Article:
45 day safari, we made it!
Trip Start Aug 26, 2009
51Trip End Ongoing
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Our first day in Cape Town was mainly an arrival day; we ran some errands and got acquainted with the city. The next morning started off wonderfully, after a month and a half of being away, I finally got to talk to my parents. It was defiantly good to get some news from home! Then it was tour time, we headed out to the Cape of Good Hope with a tour guide that was recommended to us, Steve Bolnick
We then arrived at the Cape and climbed up to visit the lighthouse. Unfortunately for us, the weather was not great that day (rainy and cloudy) so we could not see much. Occasionally we would get a clear spot allowing us to get a glimpse of the point where the Indian and the Atlantic Oceans meet. I am sure that on a beautiful day, the view from there would be gorgeous!
From the Cape of Good Hope we went to visit Simon's Town. Simon’s town was named after one of the governors of South Africa. Simon van der Stel was the first governor to occupy the post for an extended period of time
Just outside Simon’s Town is a small beach, called Boulders Beach. It was named because of the large rocks on the seashore but it is famous because it is the home to a very large colony of African penguins. A couple of penguins came ashore there about 20 years ago (much to the dismay of many residents because they lost their rights to use the beach). Now the colony is in the hundreds and they line the beaches. The town has set up a nice boardwalk for the tourists to walk on in order to preserve the penguin habitat and keep people from disturbing them. I think by now the penguins are so used to human contact that they are not afraid in the least. Which was great for us, we really got a chance to explore these amazing creatures up close.
That night we stayed in a really interesting hotel, called Daddy Long Legs. It is a small boutique hotel that’s focus is art. If you are ever in Cape Town it is worth a stay. Each room has been decorated by a different artist (painters, photographers, musicians). We stayed in the photo booth room. The walls were lined with hundreds of tiles each with a portrait of a person. All of these tiles together also formed a portrait on the wall. It was very well done and the portraiture was amazing. The bathroom also had a really neat red door, that when the light was on in the bathroom, it looked like a dark room
The thirteenth we just had a light supper with some of our group and went to the Irish pub for some dancing and to say goodbye to a few of those who were leaving the next day. We were also accompanied by our new friend Amma, who we met at our hostel.
The 14th brought a whole new adventure. We started out right with a great REAL breakfast out. (To all my Montreal breakfast buddies, I sure miss our relaxing mornings!) The morning we then spent touring the waterfront area, visiting some shops and really just enjoying the atmosphere and the view. The afternoon brought us to a world of sea life with a visit to the Cape Town aquarium. We were lucky to arrive there when we did because we made it just in time for the ray and turtle feedings. Two divers entered the large aquarium with buckets of fish and hand fed the rays and the turtles. It was also narrated by an expert so we learned about the types of rays as well. The aquarium was very bright and colourful and we enjoyed our visit there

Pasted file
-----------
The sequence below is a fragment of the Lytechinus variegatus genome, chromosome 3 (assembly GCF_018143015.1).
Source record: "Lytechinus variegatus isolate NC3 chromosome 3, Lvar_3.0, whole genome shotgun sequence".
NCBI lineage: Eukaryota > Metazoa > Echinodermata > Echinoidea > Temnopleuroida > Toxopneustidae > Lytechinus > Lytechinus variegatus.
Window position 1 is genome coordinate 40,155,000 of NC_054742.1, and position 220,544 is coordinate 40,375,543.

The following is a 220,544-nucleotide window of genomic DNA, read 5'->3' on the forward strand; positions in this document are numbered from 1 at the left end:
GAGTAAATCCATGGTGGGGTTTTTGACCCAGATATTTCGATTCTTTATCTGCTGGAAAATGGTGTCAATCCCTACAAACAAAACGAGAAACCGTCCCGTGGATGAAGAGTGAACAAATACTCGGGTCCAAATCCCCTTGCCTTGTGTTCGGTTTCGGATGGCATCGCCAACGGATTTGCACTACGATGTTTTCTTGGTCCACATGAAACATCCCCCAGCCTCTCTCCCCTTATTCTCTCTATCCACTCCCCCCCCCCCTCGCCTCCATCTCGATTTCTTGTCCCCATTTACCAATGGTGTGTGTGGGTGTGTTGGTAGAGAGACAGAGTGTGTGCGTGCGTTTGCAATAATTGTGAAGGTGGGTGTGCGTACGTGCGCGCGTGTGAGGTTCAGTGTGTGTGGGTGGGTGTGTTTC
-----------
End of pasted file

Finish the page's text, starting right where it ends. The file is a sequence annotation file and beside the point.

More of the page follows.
The 15th we decided to sample what has become a huge part of South African culture and did some wine tasting. We laughed a lot at some of the descriptions of the flavour of the wines but really enjoyed the experience. We got a tour of the production area of one of the estates and learned a bit about harvesting the grapes, the aging process, and the types of barrels. Wow, there sure is a lot that goes into making wine. We also sampled some of the best pinotage ever. I must admit I was reluctant to try is as the one that we sampled at the Highlander estates was atrocious. Longridge wineries however renewed my interest in this distinctly South African wine!
Along with the wine we got to sample some great chocolates. We visited a chocolate factory run by two brothers who learned to make chocolate in Belgium. We picked up some great chocolate as well. I must say nothing goes better with red wine than some good, dark chocolate. I tell you, I was in heaven.
The 16th we decided it was about time we got up Table Mountain. (You know, no visit to Cape Town is complete without that one)
The 17th and 18th were down time. Yes, we did have a chance to relax a bit on the trip. We ran some errands and did some emailing, I tell you, it is exhausting sometimes this travelling thing! We also went to a restaurant called the "Africa Cafe". There we got to sample many dishes from all over the continent. It was kind of neat because it is a set menu so you can try it all, then you get to order more of whichever dishes you liked. Make sure if you go there, you go hungry because there is so much food to try!
The 19th we were off again. This time to Robben Island. Robben Island is where Nelson Mandela and many of the other people who were arrested for their opposition to the Apartheid government were kept. We saw Mandela’s cell and the limestone quarries where they were all forced to work. The tour is run by a coalition of former prisoners who were held there. It was ok, but we were a bit disappointed. We felt like we were really rushed through and that the guides inside the prison were not as passionate and informative as they could have been. We were really hoping to get a better sense of the changes in South Africa and how the history has impacted the present situation there. It was an alright tour, I just think that it could have been presented much more poignantly.